The castle is about 50 or 60 feet tall, 100 feet in diameter at the base and features a moat, a bridge, grand, sweeping staircases and winding stairways up into the towers and turrets. However, the most popular aspect of the castle is the underground tunnels that provide passage out to the river and up into the forests on the southern boundary of Echadon where it interfaces with the Southern Desert. These tunnels are all lit by a phosphorescent mineral material that covers the walls, so no one is ever lost in the dark. The children spend endless NOWs running through the tunnels, playing hide and seek in the many corners and crevices, shrieking with delight when being caught or found. Although the castle and its attractions are open all year and anyone can play there at anytime, it is so much more fun and engaging to be part of a large “herd” than to have the place all to oneself. While the children are thus occupied, the adults visit and enjoy the creative offerings of the actors and musicians. There is no fear or concern about the safety of the young ones, as they are always in the company of their guardians — the animals. In fact, the animals are the most reliable means of bringing the children back out of the underground labyrinth in time for the highlight of the evening — the artists’ Light Painting. After several unsuccessful attempts by parents attempting to bring this form of play to a peaceful conclusion through coaxing and cajoling, we finally learned to send the animals as our emissaries to bring the children out. The animal posse works every time. The children cannot resist the requests of their beloved animal friends and within a very short span of moments, the young ones are escorted into the very circles in which their parents await them. Exhilarated from their intense activity, the children infuse the circle with abundant spirited energy, bringing much laughter and wide smiles to everyone. Only then do the young ones realize they are famished and thirsty. We are prepared for this and offer them treats and delicious fizzy drinks in fun colors that they love. The animals also join the circles. This is a common occurrence; the animals are our equals and often sit in circle for council meetings and certainly on celebration days.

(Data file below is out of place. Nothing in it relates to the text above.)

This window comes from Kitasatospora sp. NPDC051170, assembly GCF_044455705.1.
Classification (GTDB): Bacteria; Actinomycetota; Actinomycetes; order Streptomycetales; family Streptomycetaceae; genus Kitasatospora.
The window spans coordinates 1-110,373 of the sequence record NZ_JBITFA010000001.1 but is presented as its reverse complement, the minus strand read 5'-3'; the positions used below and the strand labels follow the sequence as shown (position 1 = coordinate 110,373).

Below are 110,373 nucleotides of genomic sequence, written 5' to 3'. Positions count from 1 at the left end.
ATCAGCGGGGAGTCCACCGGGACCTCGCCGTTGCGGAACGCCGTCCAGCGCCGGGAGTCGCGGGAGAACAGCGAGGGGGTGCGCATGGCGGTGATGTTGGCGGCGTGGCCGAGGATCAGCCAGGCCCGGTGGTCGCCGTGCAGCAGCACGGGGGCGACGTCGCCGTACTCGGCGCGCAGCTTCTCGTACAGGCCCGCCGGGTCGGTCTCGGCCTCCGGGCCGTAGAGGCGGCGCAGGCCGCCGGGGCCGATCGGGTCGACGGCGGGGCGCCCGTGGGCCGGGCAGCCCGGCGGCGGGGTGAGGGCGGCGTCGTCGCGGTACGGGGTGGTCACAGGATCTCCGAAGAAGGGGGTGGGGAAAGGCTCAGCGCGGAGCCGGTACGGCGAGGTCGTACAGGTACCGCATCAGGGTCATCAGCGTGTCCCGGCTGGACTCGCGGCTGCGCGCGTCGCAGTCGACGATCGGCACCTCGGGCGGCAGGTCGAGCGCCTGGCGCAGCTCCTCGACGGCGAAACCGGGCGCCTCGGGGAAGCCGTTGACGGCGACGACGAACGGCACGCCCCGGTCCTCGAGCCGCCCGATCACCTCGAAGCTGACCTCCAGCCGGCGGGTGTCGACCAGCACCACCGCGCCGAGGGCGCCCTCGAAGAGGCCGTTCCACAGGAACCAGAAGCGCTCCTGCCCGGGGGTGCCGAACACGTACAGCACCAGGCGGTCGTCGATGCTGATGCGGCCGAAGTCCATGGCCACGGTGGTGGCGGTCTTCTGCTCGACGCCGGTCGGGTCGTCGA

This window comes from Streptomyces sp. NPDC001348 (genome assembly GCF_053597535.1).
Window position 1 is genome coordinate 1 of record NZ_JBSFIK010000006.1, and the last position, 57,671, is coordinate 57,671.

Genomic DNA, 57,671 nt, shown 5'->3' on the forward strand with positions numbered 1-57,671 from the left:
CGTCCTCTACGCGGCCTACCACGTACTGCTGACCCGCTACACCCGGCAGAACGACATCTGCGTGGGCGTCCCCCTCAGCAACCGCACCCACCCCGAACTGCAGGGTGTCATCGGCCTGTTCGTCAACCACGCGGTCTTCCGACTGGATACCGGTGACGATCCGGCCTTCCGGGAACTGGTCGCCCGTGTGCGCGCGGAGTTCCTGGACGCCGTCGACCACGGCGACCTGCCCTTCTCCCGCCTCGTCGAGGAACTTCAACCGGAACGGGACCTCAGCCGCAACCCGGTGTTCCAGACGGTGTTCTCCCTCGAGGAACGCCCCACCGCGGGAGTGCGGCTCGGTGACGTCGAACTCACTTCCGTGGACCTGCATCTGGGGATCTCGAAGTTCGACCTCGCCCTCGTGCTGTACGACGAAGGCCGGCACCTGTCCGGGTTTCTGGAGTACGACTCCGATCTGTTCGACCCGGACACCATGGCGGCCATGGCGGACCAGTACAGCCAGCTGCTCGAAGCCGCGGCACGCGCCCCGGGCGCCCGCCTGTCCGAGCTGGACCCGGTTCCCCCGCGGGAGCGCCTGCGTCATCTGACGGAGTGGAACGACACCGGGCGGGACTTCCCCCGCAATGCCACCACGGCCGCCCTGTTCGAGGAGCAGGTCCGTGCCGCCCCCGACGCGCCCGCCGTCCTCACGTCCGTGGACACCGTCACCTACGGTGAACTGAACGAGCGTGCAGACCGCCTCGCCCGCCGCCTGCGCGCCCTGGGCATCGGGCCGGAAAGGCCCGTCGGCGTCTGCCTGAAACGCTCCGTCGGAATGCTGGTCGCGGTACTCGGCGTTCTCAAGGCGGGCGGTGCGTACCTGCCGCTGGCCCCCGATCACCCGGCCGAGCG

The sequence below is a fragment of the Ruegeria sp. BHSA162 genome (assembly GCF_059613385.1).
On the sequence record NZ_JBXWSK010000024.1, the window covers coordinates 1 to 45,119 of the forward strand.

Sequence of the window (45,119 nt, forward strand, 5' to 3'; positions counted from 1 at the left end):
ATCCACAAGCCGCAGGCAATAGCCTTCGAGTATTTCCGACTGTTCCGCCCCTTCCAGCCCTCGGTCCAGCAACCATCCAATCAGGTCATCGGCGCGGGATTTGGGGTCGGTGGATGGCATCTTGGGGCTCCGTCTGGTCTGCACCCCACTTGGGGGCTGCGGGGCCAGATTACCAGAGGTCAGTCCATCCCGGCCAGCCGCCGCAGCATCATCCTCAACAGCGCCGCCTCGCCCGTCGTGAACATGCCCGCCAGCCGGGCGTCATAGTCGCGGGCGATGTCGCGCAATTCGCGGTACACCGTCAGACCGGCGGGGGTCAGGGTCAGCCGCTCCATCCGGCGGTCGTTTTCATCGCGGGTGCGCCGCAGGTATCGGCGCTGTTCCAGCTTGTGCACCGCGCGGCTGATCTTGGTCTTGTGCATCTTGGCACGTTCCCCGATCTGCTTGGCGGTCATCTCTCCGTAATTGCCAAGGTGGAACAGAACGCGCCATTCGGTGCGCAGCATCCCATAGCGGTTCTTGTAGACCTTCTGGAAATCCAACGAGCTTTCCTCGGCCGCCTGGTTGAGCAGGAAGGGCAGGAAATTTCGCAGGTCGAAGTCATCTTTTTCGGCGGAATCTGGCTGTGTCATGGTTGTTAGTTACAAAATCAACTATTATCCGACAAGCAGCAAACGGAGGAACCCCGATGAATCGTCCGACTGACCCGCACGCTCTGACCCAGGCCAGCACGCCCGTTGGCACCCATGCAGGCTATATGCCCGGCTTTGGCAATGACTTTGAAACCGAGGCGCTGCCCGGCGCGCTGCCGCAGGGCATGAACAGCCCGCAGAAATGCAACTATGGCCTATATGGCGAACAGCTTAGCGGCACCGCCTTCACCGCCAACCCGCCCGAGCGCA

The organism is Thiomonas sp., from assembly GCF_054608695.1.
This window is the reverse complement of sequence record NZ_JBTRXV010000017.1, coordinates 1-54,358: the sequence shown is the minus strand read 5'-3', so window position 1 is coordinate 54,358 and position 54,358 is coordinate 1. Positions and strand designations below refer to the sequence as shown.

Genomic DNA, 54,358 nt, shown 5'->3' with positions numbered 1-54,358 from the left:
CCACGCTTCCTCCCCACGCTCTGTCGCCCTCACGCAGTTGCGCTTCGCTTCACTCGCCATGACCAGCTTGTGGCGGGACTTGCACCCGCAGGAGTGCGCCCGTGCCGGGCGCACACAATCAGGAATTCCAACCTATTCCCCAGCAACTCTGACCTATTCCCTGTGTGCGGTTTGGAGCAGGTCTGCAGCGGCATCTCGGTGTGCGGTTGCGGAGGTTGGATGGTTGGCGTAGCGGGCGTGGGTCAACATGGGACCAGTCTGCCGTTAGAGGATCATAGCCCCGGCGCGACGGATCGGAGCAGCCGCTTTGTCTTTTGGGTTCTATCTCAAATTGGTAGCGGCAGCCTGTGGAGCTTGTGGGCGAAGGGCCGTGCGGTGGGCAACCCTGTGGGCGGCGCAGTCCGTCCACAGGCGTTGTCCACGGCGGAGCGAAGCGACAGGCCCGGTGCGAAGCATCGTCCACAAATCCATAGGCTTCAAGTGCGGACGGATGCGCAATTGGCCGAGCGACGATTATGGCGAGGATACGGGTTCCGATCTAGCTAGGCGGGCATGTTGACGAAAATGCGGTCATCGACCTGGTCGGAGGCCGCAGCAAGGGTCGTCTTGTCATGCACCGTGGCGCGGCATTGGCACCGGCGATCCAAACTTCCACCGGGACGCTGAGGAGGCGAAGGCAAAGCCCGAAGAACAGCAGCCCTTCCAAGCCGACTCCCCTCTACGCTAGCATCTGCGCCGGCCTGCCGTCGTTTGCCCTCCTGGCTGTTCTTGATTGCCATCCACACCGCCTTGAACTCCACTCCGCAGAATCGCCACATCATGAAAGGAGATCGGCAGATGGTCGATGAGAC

The Climbing Tree is the other major attraction for children in the Upper Echadon. It is a group of trees actually, that have agreed to support a play structure of ramps, stairways and play spaces for any of Aurora’s citizens and guests. Quite the opposite environment from the castle and its network of underground tunnels, the Climbing Tree is in the open air, featuring canopies of verdant foliage often enhanced with fragrant flowers of every hue. This unique and exquisite play structure was designed and brought forth in partnership with the trees, the children and a small panel of adults, acting as mentors or advisers. So the children have been involved with this project from its inception and perhaps that is one reason it has won the hearts of everyone who sees it and accepts the invitation to climb into it and feel themselves held and cherished within the soul of this tree community. Each platform, walkway and level was designed to create zero stress on the tree bodies. The ropes and swings are rigged in ways that even adults can use them without causing injury to the limbs of our tree friends. People are encouraged to climb up into the higher branches and feel the embrace of the trees, their peaceful, nurturing love. On one end there is a slide that is a favorite exit strategy for the younger ones among us. And, of course there are hammocks for afternoon naps but these don’t get much use amid the amplified activity of a Grand Picnic Day. A special attraction of the Climbing Tree is an enchanted tea house. There is just enough room for six to eight friends to sit for tea which is served on special occasions, such as birthdays and anniversaries. Reservations are recommended.